Towards the new International System of Units
The world in which we live and work is marked by time and populated by objects with measurable quantities.
In the world in which we live, we expect the watches of people who have an appointment at a certain time in a certain place all to be set to the same time, or a kilogram of bread we buy from our local store to be equivalent to a kilogram of bread bought anywhere else.
These expectations are guaranteed by the International System of Units, a shared language, adopted by most countries around the world, which provides a common basis for trade, industry and science.
The universality and comparability of the measures we rely on today are not a given but the result of a still ongoing scientific and “diplomatic” process that began between the end of the eighteenth century and the second half of the nineteenth century to meet the need for a worldwide standardized system of measurement to encourage the exchange of knowledge, information and goods.
Today, this history is preparing for major changes with the adoption of the new International System of Units. The announcement was made during the event Il futuro prossimo dei pesi e delle misure, organized in Rome by the National Institute of Metrological Research (INRIM), the Italian public body active in measurement research.
The meeting, opened by a welcome speech from the INRIM President Diederik Wiersma and moderated by the science journalist Piero Bianucci, was attended by representatives of institutions and the scientific world, including the Deputy Minister of Education, University and Research Lorenzo Fioramonti.
The System of Units has been in constant evolution. For example, the type and number of the base units of measurement, from which all the other units derive, have changed over time until they became 7 – metre, kilogram, second, ampere, kelvin, mole, candela – corresponding to as many basic physical quantities: length, mass, time, electric current, thermodynamic temperature, amount of substance, luminous intensity.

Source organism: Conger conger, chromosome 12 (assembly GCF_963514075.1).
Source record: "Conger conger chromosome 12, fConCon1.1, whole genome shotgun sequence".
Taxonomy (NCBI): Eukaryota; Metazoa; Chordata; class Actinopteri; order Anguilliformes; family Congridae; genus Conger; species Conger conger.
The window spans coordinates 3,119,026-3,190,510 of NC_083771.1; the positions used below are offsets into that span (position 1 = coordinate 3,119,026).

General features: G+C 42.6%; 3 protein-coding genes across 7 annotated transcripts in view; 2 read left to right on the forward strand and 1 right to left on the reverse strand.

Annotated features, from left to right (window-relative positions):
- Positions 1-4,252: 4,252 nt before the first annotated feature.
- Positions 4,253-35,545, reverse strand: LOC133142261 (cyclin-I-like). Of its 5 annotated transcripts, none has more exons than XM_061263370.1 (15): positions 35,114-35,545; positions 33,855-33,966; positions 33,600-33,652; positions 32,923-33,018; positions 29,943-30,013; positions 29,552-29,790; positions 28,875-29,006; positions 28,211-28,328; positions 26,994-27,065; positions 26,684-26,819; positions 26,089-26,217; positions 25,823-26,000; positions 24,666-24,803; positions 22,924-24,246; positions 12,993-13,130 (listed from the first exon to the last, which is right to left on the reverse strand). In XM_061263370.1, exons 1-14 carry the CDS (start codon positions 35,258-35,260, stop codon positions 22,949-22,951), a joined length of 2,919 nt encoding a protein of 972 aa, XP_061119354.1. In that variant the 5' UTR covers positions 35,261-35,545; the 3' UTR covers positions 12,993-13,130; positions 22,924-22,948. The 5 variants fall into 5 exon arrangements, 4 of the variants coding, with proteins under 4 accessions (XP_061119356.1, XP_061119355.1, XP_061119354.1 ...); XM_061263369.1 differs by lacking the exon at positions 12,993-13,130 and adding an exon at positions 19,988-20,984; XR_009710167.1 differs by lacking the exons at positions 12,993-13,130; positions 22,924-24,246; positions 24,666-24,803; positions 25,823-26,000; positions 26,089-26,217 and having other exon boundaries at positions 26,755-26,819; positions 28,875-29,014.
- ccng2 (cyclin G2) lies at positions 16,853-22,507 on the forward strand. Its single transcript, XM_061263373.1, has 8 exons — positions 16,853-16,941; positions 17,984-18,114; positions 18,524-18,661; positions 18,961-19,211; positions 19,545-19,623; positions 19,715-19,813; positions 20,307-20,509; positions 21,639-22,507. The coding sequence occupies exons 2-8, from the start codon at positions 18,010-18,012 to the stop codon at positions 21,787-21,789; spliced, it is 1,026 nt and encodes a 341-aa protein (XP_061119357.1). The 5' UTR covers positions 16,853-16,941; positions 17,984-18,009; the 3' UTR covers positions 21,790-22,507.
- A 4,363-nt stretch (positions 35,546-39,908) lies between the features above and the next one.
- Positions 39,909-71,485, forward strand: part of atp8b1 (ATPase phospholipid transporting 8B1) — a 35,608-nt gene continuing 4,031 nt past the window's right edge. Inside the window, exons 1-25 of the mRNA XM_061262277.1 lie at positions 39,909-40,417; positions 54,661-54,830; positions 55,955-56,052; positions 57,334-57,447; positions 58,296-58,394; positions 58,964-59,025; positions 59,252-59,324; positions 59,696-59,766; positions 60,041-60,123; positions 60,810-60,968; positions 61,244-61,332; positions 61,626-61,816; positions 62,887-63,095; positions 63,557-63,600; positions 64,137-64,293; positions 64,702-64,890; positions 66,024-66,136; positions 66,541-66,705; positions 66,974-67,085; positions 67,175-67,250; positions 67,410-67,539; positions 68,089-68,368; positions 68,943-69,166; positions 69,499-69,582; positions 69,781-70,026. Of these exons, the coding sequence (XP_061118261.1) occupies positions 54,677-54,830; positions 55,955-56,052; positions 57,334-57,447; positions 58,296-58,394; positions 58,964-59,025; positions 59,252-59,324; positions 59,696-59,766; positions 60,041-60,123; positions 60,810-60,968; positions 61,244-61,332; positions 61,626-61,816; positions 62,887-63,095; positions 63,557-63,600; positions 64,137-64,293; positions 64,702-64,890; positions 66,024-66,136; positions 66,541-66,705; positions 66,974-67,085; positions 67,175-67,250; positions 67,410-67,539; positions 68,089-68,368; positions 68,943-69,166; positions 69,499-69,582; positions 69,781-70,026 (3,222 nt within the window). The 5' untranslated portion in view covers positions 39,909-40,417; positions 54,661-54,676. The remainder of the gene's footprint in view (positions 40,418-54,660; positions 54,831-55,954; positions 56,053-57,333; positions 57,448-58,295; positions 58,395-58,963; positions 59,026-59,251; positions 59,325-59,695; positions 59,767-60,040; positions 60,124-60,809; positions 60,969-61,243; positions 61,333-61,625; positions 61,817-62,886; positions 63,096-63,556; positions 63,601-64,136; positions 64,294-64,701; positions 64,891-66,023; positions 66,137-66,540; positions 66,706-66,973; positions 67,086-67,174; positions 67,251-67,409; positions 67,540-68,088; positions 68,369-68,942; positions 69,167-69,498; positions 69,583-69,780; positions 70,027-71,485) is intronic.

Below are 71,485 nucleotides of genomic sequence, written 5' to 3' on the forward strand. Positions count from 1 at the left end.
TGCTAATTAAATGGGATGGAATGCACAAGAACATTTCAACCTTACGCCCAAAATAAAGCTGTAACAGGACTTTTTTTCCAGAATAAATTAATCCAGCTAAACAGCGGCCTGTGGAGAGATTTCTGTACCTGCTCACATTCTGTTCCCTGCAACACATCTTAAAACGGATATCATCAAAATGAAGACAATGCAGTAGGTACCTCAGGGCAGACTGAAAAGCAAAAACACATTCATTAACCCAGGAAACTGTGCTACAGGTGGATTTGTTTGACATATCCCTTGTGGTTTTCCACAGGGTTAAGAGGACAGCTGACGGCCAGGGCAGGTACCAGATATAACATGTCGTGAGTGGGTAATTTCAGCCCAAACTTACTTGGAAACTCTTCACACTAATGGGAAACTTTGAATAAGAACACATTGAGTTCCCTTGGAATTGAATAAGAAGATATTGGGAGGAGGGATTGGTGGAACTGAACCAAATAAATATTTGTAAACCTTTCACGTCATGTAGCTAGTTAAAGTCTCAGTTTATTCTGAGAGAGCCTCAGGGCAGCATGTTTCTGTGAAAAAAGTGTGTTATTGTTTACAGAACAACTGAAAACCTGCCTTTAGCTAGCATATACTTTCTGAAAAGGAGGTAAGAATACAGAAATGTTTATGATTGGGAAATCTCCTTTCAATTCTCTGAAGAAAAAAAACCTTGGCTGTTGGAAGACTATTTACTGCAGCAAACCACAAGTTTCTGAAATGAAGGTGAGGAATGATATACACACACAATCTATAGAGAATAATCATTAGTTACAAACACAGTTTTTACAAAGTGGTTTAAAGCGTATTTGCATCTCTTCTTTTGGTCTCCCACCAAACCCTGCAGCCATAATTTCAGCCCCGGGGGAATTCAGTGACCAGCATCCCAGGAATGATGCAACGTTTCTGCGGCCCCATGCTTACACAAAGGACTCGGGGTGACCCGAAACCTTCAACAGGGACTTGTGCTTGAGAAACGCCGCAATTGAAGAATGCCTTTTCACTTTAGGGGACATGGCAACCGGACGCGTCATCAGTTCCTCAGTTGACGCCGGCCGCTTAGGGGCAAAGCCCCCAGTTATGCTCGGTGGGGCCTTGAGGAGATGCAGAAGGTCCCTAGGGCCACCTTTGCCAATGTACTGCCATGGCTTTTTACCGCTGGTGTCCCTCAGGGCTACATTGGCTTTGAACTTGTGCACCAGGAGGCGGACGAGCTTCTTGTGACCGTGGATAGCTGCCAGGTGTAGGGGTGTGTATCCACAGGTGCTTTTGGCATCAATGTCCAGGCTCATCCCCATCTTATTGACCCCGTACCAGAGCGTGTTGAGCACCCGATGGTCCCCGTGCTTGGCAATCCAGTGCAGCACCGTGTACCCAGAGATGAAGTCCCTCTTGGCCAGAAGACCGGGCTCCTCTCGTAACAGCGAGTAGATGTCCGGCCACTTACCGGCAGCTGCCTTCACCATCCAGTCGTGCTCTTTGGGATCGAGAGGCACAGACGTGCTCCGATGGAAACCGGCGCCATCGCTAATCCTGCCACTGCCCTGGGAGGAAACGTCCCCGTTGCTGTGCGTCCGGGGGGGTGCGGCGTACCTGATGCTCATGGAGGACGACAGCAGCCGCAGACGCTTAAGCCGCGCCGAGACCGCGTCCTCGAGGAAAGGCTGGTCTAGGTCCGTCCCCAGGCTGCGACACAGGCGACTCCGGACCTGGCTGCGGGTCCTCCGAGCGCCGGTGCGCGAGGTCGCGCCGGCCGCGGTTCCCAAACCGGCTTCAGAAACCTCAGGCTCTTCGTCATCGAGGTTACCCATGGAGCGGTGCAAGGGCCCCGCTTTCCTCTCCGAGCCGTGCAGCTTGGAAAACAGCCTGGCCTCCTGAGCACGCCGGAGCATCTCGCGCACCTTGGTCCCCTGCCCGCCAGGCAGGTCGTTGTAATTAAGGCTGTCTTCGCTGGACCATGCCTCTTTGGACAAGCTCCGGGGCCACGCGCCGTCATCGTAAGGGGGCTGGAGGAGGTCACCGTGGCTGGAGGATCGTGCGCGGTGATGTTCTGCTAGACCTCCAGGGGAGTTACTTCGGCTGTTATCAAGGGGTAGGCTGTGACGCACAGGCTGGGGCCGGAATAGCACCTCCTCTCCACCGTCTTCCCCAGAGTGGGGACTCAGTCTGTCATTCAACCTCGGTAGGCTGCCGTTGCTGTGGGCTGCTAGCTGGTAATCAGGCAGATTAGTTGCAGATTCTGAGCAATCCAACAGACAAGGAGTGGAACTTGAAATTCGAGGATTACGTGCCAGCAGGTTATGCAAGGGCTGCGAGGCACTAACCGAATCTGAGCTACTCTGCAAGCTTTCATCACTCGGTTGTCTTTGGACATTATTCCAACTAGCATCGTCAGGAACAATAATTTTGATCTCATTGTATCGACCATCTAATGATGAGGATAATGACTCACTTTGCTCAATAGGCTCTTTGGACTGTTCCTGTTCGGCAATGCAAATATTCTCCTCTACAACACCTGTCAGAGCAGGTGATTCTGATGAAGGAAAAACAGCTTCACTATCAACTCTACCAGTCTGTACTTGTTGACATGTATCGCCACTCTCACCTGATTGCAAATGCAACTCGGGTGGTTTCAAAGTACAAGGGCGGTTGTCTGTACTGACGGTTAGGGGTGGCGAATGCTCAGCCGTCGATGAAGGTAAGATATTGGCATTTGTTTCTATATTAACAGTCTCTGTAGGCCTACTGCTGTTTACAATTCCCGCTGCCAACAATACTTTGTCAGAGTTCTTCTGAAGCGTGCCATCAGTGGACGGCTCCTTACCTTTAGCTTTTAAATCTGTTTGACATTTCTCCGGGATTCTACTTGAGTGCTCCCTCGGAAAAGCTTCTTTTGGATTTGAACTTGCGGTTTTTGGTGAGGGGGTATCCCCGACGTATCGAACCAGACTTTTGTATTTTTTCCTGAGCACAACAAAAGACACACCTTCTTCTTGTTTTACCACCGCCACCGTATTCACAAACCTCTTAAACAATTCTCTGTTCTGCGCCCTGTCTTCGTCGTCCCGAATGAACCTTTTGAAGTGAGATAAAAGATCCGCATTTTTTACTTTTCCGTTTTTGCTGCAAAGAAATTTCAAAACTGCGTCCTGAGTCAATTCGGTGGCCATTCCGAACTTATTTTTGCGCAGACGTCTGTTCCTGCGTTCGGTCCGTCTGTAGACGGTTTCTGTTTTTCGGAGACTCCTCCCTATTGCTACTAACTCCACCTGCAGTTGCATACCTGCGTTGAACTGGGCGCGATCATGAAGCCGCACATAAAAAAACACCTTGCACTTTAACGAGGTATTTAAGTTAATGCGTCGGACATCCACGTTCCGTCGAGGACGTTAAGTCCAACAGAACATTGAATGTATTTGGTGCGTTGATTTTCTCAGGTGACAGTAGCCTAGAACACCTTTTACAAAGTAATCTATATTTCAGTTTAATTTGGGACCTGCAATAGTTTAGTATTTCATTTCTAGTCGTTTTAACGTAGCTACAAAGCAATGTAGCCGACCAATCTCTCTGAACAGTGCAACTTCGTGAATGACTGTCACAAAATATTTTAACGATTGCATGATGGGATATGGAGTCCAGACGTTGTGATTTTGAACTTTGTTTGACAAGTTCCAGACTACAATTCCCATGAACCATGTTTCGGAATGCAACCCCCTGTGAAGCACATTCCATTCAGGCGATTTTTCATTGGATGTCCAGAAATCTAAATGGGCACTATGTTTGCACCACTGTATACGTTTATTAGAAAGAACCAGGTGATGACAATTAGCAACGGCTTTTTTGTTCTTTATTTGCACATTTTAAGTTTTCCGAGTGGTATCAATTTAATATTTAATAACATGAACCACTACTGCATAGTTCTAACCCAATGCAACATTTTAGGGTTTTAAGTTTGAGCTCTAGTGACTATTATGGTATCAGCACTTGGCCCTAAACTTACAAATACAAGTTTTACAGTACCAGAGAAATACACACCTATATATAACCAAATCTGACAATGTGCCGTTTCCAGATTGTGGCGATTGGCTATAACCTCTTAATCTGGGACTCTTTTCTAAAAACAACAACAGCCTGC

An important stage in this history is the end of the use of physical objects – such as the famous platinum-iridium bar used to define the prototype metre until the end of the 1960s – and the adoption of more accurate references.
In particular, between 1967 and 1982, scientists redefined 3 base units of the International System, linking them to physical constants: quantities with immutable and universal values. The second was redefined in terms of hyperfine transition frequency of the caesium atom, the metre in terms of speed of light, and the candela in terms of luminous intensity.
The redefinition of the remaining 4 base units of measurement was agreed upon at the 26th General Conference on Weights and Measures held from 13 to 16 November 2018 in Versailles. Italy was represented by Maria Luisa Rastello, Scientific Director of INRIM.
The new system approved in Versailles redefines the kilogram in terms of Planck constant, the ampere in terms of elementary electrical charge, the kelvin in terms of Boltzmann constant, and the mole in terms of Avogadro constant. The changes will come into effect on 20 May 2019, World Metrology Day, which celebrates the science of measurement.
This is a major turning point in science but it will have a minimal impact on our lives, the experts say. However, it will pave the way for the new challenges that metrology is preparing to face in the immediate future: make the systems of measurement more solid in the main areas of scientific research and technological innovation, such as medicine and biology, energy, food processing and artificial intelligence, to name but a few. Because without the accurate measurement of quantities, also science staggers.